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Arithmeticogeometric sequence

Calculus  



Specialized 

In mathematics, an arithmeticogeometric sequence is the result of the multiplication of a geometric progression with the corresponding terms of an arithmetic progression.
Contents
Sequence, nth term
The sequence has the nth term^{[1]} defined for n ≥ 1 as:
 <math>[a+(n1)d] r^{n1} </math>
are terms from the arithmetic progression with difference d and initial value a.
Series, sum to n terms
An arithmeticogeometric series has the form
 <math>\sum_{k = 1}^n \left[a + (k  1) d\right] r^{k  1} = a + [a + d] r + [a + 2 d] r^2 + \cdots + [a + (n  1) d] r^{n  1}</math>
and the sum to n terms is equal to:
 <math>S_n = \sum_{k = 1}^n \left[a + (k  1) d\right] r^{k  1} = \frac{a  [a+(n  1)d] r^n}{1  r}+\frac{dr(1  r^{n  1})}{(1  r)^2}.</math>
Derivation
Starting from the series,^{[1]}
 <math>S_n = a + [a + d] r + [a + 2 d] r^2 + \cdots + [a + (n  1) d] r^{n  1}</math>
multiply S_{n} by r,
 <math>r S_n = a r + [a + d] r^2 + [a + 2 d] r^3 + \cdots + [a + (n  1) d] r^n</math>
subtract rS_{n} from S_{n},
 <math>\begin{align}
(1  r) S_n &=& \left[a + (a + d) r + (a + 2 d) r^2 + \cdots + [a + (n  1) d] r^{n  1}\right] \\
& &  \left[a r + (a + d) r^2 + (a + 2 d) r^3 + \cdots + [a + (n  1) d] r^n\right] \\ & = & a + d \left(r + r^2 + \cdots + r^{n1}\right)  \left[a + (n  1) d\right] r^n \\ & = & a + \frac{d r (1  r^{n  1})}{1  r}  [a + (n  1) d] r^n \end{align}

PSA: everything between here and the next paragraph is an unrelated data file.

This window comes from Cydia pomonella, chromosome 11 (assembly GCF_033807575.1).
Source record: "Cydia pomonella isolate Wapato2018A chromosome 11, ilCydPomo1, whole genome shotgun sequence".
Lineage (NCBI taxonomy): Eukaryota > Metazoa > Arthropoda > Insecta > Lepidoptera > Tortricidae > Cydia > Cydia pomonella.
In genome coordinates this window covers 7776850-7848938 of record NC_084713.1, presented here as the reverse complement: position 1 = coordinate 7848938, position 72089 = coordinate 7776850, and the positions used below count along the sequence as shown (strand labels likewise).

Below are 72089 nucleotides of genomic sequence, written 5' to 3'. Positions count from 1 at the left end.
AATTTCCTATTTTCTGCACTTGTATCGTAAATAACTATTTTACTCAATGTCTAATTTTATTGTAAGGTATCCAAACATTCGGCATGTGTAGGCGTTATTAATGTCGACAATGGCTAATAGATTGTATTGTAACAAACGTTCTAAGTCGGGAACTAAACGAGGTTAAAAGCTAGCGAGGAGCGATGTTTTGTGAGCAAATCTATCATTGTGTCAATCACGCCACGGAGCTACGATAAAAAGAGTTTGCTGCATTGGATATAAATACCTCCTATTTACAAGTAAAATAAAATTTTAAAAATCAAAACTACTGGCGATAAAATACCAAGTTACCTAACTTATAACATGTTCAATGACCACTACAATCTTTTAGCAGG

</math>
using the expression for the sum of a geometric series in the middle series of terms. Finally dividing through by (1 − r) gives the result.
Sum to infinite terms
If −1 < r < 1, then the sum of the infinite number of terms of the progression is^{[1]}
 <math>\lim_{n \to \infty}S_{n} = \frac{a}{1r}+\frac{rd}{(1r)^2}</math>
If r is outside of the above range, the series either
 diverges (when r > 1, or when r = 1 where the series is arithmetic and a and d are not both zero; if both a and d are zero in the later case, all terms of the series are zero and the series is constant)
 or alternates (when r ≤ −1).
See also
References
 ^ ^{a} ^{b} ^{c} K.F. Riley, M.P. Hobson, S.J. Bence (2010). Mathematical methods for physics and engineering (3rd ed.). Cambridge University Press. p. 118. ISBN 9780521861533.
Further reading
 D. Khattar. The Pearson Guide to Mathematics for the IITJEE, 2/e (New Edition). Pearson Education India. p. 10.8. ISBN 8131728765.
 P. Gupta. Comprehensive Mathematics XI. Laxmi Publications. p. 380. ISBN 8170085977.